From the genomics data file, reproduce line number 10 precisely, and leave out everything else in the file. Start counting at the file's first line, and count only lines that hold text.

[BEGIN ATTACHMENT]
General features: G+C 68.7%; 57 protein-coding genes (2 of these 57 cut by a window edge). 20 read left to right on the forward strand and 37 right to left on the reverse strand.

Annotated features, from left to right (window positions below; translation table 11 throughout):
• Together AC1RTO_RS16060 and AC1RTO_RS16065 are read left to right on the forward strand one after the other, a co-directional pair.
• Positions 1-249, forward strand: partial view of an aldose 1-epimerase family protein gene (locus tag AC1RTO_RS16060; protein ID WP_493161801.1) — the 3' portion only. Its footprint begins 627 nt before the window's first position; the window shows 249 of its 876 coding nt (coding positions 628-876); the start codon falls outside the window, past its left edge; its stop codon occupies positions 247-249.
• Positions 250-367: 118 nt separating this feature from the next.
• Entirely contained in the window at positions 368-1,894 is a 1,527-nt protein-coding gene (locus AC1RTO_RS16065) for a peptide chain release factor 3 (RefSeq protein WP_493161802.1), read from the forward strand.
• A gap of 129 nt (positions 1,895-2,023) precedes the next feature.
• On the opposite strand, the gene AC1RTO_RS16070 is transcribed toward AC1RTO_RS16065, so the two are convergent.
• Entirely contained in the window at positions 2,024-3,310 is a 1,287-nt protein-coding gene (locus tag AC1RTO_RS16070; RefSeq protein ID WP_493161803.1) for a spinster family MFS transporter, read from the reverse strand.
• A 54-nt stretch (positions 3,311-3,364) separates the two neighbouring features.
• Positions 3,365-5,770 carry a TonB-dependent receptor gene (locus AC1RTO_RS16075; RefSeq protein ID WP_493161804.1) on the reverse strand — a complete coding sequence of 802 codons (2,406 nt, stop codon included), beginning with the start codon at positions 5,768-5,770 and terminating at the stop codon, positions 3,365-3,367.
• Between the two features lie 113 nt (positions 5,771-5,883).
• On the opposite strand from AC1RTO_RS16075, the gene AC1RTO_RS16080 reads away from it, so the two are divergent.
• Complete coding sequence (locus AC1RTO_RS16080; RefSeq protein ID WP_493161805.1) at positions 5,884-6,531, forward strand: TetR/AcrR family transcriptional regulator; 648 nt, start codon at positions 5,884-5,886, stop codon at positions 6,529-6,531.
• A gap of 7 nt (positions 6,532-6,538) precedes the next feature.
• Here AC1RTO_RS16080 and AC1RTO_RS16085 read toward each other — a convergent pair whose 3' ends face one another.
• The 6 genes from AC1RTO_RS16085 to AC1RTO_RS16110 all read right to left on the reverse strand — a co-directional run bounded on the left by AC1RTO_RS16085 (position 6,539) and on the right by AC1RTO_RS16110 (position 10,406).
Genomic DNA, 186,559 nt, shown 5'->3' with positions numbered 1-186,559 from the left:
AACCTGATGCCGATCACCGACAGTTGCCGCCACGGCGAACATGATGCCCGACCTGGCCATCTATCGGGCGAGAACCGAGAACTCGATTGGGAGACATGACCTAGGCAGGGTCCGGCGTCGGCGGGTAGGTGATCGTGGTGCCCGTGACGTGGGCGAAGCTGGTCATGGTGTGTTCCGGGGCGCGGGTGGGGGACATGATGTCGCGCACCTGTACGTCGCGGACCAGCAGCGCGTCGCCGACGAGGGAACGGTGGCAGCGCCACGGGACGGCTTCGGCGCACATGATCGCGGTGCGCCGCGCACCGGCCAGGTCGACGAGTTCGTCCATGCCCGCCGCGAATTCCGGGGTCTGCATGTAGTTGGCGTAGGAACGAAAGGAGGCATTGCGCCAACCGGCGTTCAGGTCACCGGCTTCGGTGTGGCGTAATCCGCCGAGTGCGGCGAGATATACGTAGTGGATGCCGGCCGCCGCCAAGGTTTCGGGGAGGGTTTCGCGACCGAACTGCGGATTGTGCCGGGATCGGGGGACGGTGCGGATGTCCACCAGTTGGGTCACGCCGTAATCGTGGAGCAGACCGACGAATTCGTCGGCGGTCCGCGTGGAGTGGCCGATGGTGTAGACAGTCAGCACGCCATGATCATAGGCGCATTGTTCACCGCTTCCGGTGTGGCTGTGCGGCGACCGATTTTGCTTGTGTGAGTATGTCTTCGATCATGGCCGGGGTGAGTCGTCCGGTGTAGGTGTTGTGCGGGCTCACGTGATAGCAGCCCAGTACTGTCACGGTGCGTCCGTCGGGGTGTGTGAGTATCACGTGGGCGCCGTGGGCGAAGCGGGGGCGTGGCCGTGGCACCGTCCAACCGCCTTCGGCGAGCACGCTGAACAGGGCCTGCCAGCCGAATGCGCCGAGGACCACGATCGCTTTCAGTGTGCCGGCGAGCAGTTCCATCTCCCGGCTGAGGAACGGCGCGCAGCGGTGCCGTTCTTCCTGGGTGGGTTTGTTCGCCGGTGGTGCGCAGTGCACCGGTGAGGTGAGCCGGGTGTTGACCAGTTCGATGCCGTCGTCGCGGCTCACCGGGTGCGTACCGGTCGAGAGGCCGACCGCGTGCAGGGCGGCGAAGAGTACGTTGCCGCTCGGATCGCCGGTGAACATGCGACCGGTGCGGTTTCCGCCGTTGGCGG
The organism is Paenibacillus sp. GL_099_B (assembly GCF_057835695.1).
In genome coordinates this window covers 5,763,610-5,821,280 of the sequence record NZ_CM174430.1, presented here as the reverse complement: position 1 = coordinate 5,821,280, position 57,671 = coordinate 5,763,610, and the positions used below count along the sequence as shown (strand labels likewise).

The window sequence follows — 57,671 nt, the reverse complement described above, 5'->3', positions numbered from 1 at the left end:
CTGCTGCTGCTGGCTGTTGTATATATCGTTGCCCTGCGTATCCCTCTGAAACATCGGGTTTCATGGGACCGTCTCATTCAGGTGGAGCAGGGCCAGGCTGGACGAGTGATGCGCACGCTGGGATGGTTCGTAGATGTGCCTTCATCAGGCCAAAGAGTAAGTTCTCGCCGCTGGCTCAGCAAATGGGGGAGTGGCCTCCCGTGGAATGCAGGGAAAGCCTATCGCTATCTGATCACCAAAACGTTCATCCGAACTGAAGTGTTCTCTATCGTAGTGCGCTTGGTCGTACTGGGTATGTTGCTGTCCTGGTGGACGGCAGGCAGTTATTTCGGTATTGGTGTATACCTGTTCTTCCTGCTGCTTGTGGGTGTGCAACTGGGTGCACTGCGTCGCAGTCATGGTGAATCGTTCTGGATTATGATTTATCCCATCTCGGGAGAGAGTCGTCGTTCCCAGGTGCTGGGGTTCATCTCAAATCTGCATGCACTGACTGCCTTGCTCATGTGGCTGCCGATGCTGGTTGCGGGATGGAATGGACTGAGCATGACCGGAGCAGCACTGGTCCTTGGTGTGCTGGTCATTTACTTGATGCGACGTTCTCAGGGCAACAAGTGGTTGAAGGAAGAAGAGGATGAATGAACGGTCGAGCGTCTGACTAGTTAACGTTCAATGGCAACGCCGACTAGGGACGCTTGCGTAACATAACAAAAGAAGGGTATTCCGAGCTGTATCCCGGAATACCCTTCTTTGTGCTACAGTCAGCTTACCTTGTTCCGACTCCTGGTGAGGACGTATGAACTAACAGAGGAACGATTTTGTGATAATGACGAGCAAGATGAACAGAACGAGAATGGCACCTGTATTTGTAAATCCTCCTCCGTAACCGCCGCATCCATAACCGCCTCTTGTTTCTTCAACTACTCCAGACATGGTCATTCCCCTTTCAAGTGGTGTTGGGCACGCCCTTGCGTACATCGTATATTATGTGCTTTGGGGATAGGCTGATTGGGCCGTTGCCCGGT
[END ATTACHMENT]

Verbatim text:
• A 54-nt stretch (positions 3,311-3,364) separates the two neighbouring features.